glucocorticoids modulate pancreatic development are not fully discerned, but dexa-
methasone downregulates -cell Pdx-1 and induces C/EBP , key factors in the
induction and repression (respectively) of insulin gene expression (Shen et al., 2003).
Further, glucocorticoids in¬‚uence the expression of IGF-2, a key peptide growth
factor in pancreatic development, in addition to the IGF receptor and several IGF-
binding proteins (Hill and Duvillie, 2000).

Adipose tissue and programming: an emerging area?
Muscle and fat
Exposure to antenatal dexamethasone in rats is also associated with programming
of fat and muscle metabolism (Cleasby et al., 2003a). In skeletal muscle the pheno-
type is subtle; prenatal glucocorticoid exposure decreases GR selectively in the type
155 Prenatal glucocorticoids and the programming of adult disease

2 ¬bre-enriched soleus muscle, but not in muscles rich in type 1 or glycolytic ¬bres.
In contrast, prenatal glucocorticoid exposure causes a striking increase of GR expres-
sion in visceral but not peripheral adipose tissue in adult rats (Cleasby et al., 2003a)
and sheep (Whorwood et al., 2001). Elevated GR expression in visceral adipose tissue
in the presence of circulating hypercorticosteronaemia suggests increased glucocorti-
coid action in visceral fat. This may contribute to both adipose and hepatic-insulin
resistance. These changes in GR expression do not appear to be the result of meta-
bolic derangement in the adult animal, correction of the hypercorticosteronaemia
and insulin sensitization are not suf¬cient to normalize the programmed changes in
GR (Cleasby et al., 2003b). However, intriguingly, metformin selectively normalized
the elevated GR in dexamethasone-programmed liver, an effect apparently distinct
from insulin sensitization since a thiazolidinedione (PPAR agonist) did not exert
the selective effect.

Leptin, an adipose gene product that signals both centrally and peripherally, where it
plays a role in insulin sensitivity, is present in the circulation of human and porcine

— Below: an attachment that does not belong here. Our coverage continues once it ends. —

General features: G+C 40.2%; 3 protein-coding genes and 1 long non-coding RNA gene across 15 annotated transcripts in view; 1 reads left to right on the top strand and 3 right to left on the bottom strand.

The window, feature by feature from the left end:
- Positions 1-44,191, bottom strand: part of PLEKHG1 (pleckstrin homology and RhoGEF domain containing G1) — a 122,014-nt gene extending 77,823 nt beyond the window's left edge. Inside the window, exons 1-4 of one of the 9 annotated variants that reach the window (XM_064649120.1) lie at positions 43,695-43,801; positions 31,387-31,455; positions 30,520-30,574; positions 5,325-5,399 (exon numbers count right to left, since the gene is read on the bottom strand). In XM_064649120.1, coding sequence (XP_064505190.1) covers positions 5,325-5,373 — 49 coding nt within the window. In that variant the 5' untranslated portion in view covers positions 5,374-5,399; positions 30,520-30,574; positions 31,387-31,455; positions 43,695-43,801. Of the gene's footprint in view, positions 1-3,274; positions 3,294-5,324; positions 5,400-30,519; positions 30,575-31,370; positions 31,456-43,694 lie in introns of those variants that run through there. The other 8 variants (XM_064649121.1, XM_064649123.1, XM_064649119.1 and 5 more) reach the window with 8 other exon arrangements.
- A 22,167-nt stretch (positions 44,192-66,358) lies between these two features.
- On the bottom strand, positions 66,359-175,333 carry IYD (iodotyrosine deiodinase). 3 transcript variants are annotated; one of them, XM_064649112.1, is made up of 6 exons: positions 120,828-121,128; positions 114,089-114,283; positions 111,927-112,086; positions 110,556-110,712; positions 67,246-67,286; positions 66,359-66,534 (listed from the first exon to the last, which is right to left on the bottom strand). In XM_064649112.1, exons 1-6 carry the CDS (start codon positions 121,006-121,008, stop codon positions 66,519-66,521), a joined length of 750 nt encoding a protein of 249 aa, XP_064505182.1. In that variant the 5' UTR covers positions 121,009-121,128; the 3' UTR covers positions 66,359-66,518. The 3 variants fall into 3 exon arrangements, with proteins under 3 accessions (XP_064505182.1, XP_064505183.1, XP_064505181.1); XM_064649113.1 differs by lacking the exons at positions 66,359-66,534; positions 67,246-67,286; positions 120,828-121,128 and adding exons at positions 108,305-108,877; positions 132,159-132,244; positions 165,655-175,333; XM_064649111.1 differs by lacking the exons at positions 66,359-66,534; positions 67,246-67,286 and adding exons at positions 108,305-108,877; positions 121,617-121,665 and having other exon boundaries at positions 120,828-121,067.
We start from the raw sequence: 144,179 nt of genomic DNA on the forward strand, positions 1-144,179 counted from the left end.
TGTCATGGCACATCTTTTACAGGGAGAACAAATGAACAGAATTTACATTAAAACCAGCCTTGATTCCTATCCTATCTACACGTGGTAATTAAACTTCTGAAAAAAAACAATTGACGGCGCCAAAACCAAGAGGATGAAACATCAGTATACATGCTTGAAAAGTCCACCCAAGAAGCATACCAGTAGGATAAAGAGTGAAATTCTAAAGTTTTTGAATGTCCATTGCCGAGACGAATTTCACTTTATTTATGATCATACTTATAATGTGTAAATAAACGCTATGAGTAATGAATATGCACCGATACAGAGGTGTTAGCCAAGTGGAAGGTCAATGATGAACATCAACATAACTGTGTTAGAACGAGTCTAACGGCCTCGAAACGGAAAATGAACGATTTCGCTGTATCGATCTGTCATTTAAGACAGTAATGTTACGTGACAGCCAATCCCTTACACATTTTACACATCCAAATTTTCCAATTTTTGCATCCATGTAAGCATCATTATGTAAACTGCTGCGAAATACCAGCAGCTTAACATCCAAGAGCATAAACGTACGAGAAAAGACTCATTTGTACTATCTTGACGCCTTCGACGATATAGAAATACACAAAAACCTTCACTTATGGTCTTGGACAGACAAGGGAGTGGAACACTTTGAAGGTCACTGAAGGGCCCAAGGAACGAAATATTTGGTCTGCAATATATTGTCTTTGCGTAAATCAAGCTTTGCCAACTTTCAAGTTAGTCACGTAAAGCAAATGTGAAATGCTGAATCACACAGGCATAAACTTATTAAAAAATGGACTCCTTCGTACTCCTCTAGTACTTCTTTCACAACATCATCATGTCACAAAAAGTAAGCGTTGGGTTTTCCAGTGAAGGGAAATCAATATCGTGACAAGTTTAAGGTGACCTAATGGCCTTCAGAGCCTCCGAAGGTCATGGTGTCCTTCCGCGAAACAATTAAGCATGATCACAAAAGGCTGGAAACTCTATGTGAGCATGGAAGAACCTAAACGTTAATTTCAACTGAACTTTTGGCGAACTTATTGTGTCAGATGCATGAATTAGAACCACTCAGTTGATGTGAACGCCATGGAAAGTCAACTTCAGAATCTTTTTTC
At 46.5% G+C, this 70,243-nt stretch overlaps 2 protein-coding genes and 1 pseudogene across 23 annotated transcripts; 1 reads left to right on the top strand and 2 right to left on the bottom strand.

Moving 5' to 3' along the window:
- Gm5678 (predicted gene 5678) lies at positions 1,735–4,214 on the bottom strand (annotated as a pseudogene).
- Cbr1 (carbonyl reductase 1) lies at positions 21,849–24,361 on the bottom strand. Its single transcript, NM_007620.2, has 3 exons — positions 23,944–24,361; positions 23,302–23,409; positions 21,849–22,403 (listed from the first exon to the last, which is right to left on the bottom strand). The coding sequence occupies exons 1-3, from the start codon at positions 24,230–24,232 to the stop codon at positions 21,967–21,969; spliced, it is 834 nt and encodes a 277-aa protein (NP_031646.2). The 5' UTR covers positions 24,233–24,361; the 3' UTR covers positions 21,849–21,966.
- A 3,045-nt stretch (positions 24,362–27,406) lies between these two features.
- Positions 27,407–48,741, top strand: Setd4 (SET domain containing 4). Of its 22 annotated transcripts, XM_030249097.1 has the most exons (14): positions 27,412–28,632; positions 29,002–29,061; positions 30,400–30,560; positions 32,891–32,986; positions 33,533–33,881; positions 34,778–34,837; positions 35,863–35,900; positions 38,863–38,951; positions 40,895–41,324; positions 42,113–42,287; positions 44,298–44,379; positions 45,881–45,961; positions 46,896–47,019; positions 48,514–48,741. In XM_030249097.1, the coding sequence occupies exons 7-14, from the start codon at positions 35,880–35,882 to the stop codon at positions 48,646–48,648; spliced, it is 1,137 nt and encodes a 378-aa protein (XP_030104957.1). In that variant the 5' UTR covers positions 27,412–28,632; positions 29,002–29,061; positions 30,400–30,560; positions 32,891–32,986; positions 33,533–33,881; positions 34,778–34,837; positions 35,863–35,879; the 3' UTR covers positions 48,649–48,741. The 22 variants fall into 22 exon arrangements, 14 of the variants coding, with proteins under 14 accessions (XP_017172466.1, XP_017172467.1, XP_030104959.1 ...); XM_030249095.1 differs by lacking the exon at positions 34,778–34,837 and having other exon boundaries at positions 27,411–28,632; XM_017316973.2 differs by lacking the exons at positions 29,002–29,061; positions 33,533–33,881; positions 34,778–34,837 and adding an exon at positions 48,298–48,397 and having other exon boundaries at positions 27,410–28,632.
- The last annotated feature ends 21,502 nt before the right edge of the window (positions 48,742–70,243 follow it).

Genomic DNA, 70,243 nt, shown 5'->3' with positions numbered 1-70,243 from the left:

fetuses from midgestation (Jaquet et al., 1998; Chen et al., 2000), and in adipose tis-
sue of human fetuses by 20 weeks gestation (Lepercq et al., 2001). Additionally,
mRNA for leptin and leptin receptors, have been detected in the fetal tissues of many
other species (Yuen et al., 1999; Hoggard et al., 2000; Lepercq et al., 2001; Mostyn
et al., 2001; Thomas et al., 2001). In the human fetus, circulating leptin levels increase
towards term, associated with a signi¬cant increase in body fat after 34 weeks of ges-
tation (Jaquet et al., 1998; Geary et al., 1999; Cetin et al., 2000) and in fetal sheep, lep-
tin mRNA increases in adipose tissue with increasing gestational age (Yuen et al.,
1999). Intriguingly, leptin concentrations in human fetal cord blood correlate directly
with body weight and adiposity at birth (Koistinen et al., 1997; Schubring et al., 1997;
Jaquet et al., 1998; Ong et al., 1999; Lepercq et al., 2001) indicating a potential role for
leptin in linking fetal growth and metabolic programming.
In rats, antenatal treatment of the pregnant mother with dexamethasone
reduces fetal plasma and placental levels of leptin, while maternal plasma leptin
levels remain unchanged or increase (Sugden et al., 2001; Smith and Waddell,
2002). Dexamethasone also reduces placental expression of the leptin receptor iso-
form Ob-Rb, which mediates leptin action (Smith and Waddell, 2002), while levels
of the isoform ObR-S (the proposed transport form of the receptor) are modestly
increased (Sugden et al., 2001). In the adult offspring, antenatal glucocorticoids lead to
increased leptin levels (Sugden et al., 2001), which may contribute to the cardio-
metabolic phenotype produced. Of course, the glucocorticoid-sensitive leptin tran-
script (Slieker et al., 1996) may in part be driven by the higher expression of adipose
tissue GR in adult prenatal glucocorticoid-programmed rats, though leptin is mainly
156 J. R. Seckl et al.

produced in peripheral depots whereas GR expression was mainly elevated in vis-
ceral fat (Cleasby et al., 2003a). Most intriguingly, concomitant treatment of mal-
nourished pregnant and lactating rats with leptin appears to reverse, in part, the
adult metabolic effects of antenatal challenge, at least for maternal malnutrition